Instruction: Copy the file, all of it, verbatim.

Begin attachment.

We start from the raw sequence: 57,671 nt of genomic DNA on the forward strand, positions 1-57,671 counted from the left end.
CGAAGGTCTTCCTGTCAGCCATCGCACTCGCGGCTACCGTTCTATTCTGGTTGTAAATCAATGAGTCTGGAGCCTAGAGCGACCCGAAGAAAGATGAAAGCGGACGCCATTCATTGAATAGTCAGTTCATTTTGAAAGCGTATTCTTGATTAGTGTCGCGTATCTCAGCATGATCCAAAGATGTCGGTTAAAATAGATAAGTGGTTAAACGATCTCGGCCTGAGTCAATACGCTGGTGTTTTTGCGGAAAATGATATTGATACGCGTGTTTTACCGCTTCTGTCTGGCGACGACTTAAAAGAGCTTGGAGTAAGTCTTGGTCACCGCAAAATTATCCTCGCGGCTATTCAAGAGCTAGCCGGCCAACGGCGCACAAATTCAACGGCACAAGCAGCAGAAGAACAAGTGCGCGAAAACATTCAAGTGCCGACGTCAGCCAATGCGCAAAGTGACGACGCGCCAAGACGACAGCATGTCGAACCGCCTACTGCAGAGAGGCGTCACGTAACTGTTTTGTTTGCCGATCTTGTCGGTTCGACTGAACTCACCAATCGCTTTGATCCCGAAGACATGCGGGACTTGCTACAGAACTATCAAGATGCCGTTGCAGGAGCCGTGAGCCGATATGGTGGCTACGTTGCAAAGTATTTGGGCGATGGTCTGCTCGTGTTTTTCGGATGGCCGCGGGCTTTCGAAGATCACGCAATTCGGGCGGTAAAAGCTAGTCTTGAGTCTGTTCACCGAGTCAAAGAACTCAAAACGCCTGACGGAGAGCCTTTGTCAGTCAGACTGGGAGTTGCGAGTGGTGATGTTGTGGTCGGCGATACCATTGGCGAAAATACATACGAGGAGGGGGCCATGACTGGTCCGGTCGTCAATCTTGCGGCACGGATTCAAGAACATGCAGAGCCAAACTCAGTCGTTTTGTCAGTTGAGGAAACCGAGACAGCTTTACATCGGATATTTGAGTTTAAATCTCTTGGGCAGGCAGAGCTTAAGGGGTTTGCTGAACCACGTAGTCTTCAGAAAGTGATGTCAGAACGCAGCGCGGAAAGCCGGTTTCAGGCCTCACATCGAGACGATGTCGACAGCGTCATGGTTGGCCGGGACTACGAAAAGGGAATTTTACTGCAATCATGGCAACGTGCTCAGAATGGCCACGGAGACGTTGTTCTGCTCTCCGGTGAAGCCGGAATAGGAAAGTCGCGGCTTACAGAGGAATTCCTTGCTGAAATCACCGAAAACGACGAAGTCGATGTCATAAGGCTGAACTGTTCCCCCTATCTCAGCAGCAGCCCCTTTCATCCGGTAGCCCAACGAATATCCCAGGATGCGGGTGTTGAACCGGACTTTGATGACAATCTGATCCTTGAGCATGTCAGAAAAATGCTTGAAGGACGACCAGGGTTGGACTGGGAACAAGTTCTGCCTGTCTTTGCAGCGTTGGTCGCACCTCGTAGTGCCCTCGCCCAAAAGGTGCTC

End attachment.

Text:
We start from the raw sequence: 57,671 nt of genomic DNA on the forward strand, positions 1-57,671 counted from the left end.
CGAAGGTCTTCCTGTCAGCCATCGCACTCGCGGCTACCGTTCTATTCTGGTTGTAAATCAATGAGTCTGGAGCCTAGAGCGACCCGAAGAAAGATGAAAGCGGACGCCATTCATTGAATAGTCAGTTCATTTTGAAAGCGTATTCTTGATTAGTGTCGCGTATCTCAGCATGATCCAAAGATGTCGGTTAAAATAGATAAGTGGTTAAACGATCTCGGCCTGAGTCAATACGCTGGTGTTTTTGCGGAAAATGATATTGATACGCGTGTTTTACCGCTTCTGTCTGGCGACGACTTAAAAGAGCTTGGAGTAAGTCTTGGTCACCGCAAAATTATCCTCGCGGCTATTCAAGAGCTAGCCGGCCAACGGCGCACAAATTCAACGGCACAAGCAGCAGAAGAACAAGTGCGCGAAAACATTCAAGTGCCGACGTCAGCCAATGCGCAAAGTGACGACGCGCCAAGACGACAGCATGTCGAACCGCCTACTGCAGAGAGGCGTCACGTAACTGTTTTGTTTGCCGATCTTGTCGGTTCGACTGAACTCACCAATCGCTTTGATCCCGAAGACATGCGGGACTTGCTACAGAACTATCAAGATGCCGTTGCAGGAGCCGTGAGCCGATATGGTGGCTACGTTGCAAAGTATTTGGGCGATGGTCTGCTCGTGTTTTTCGGATGGCCGCGGGCTTTCGAAGATCACGCAATTCGGGCGGTAAAAGCTAGTCTTGAGTCTGTTCACCGAGTCAAAGAACTCAAAACGCCTGACGGAGAGCCTTTGTCAGTCAGACTGGGAGTTGCGAGTGGTGATGTTGTGGTCGGCGATACCATTGGCGAAAATACATACGAGGAGGGGGCCATGACTGGTCCGGTCGTCAATCTTGCGGCACGGATTCAAGAACATGCAGAGCCAAACTCAGTCGTTTTGTCAGTTGAGGAAACCGAGACAGCTTTACATCGGATATTTGAGTTTAAATCTCTTGGGCAGGCAGAGCTTAAGGGGTTTGCTGAACCACGTAGTCTTCAGAAAGTGATGTCAGAACGCAGCGCGGAAAGCCGGTTTCAGGCCTCACATCGAGACGATGTCGACAGCGTCATGGTTGGCCGGGACTACGAAAAGGGAATTTTACTGCAATCATGGCAACGTGCTCAGAATGGCCACGGAGACGTTGTTCTGCTCTCCGGTGAAGCCGGAATAGGAAAGTCGCGGCTTACAGAGGAATTCCTTGCTGAAATCACCGAAAACGACGAAGTCGATGTCATAAGGCTGAACTGTTCCCCCTATCTCAGCAGCAGCCCCTTTCATCCGGTAGCCCAACGAATATCCCAGGATGCGGGTGTTGAACCGGACTTTGATGACAATCTGATCCTTGAGCATGTCAGAAAAATGCTTGAAGGACGACCAGGGTTGGACTGGGAACAAGTTCTGCCTGTCTTTGCAGCGTTGGTCGCACCTCGTAGTGCCCTCGCCCAAAAGGTGCTC